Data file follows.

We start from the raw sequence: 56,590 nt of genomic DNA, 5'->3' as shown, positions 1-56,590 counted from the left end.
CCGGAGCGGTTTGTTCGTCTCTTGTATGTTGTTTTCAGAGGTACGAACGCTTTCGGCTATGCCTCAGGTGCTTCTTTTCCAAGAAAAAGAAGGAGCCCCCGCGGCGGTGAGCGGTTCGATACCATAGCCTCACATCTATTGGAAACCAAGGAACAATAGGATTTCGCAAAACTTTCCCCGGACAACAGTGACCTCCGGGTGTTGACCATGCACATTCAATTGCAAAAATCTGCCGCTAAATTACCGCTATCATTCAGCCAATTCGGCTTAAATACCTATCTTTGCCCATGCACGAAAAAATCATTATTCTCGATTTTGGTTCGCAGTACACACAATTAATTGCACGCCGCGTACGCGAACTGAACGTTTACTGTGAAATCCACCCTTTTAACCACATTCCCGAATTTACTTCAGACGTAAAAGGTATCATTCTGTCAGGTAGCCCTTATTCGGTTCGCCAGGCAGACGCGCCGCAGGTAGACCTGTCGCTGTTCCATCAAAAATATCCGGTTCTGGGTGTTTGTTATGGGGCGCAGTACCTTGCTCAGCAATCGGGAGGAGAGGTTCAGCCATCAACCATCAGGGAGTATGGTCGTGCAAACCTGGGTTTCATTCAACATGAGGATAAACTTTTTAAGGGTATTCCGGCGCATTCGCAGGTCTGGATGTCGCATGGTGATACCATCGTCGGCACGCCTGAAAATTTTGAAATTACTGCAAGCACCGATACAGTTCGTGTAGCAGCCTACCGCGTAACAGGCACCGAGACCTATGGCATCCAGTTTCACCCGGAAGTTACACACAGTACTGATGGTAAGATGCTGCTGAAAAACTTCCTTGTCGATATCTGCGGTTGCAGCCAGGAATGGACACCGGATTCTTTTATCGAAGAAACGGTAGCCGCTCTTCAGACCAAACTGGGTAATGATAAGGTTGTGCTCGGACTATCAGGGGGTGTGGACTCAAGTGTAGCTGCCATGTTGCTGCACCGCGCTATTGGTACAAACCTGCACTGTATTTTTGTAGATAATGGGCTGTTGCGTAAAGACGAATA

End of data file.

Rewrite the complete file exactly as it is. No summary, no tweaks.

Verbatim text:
We start from the raw sequence: 56,590 nt of genomic DNA, 5'->3' as shown, positions 1-56,590 counted from the left end.
CCGGAGCGGTTTGTTCGTCTCTTGTATGTTGTTTTCAGAGGTACGAACGCTTTCGGCTATGCCTCAGGTGCTTCTTTTCCAAGAAAAAGAAGGAGCCCCCGCGGCGGTGAGCGGTTCGATACCATAGCCTCACATCTATTGGAAACCAAGGAACAATAGGATTTCGCAAAACTTTCCCCGGACAACAGTGACCTCCGGGTGTTGACCATGCACATTCAATTGCAAAAATCTGCCGCTAAATTACCGCTATCATTCAGCCAATTCGGCTTAAATACCTATCTTTGCCCATGCACGAAAAAATCATTATTCTCGATTTTGGTTCGCAGTACACACAATTAATTGCACGCCGCGTACGCGAACTGAACGTTTACTGTGAAATCCACCCTTTTAACCACATTCCCGAATTTACTTCAGACGTAAAAGGTATCATTCTGTCAGGTAGCCCTTATTCGGTTCGCCAGGCAGACGCGCCGCAGGTAGACCTGTCGCTGTTCCATCAAAAATATCCGGTTCTGGGTGTTTGTTATGGGGCGCAGTACCTTGCTCAGCAATCGGGAGGAGAGGTTCAGCCATCAACCATCAGGGAGTATGGTCGTGCAAACCTGGGTTTCATTCAACATGAGGATAAACTTTTTAAGGGTATTCCGGCGCATTCGCAGGTCTGGATGTCGCATGGTGATACCATCGTCGGCACGCCTGAAAATTTTGAAATTACTGCAAGCACCGATACAGTTCGTGTAGCAGCCTACCGCGTAACAGGCACCGAGACCTATGGCATCCAGTTTCACCCGGAAGTTACACACAGTACTGATGGTAAGATGCTGCTGAAAAACTTCCTTGTCGATATCTGCGGTTGCAGCCAGGAATGGACACCGGATTCTTTTATCGAAGAAACGGTAGCCGCTCTTCAGACCAAACTGGGTAATGATAAGGTTGTGCTCGGACTATCAGGGGGTGTGGACTCAAGTGTAGCTGCCATGTTGCTGCACCGCGCTATTGGTACAAACCTGCACTGTATTTTTGTAGATAATGGGCTGTTGCGTAAAGACGAATA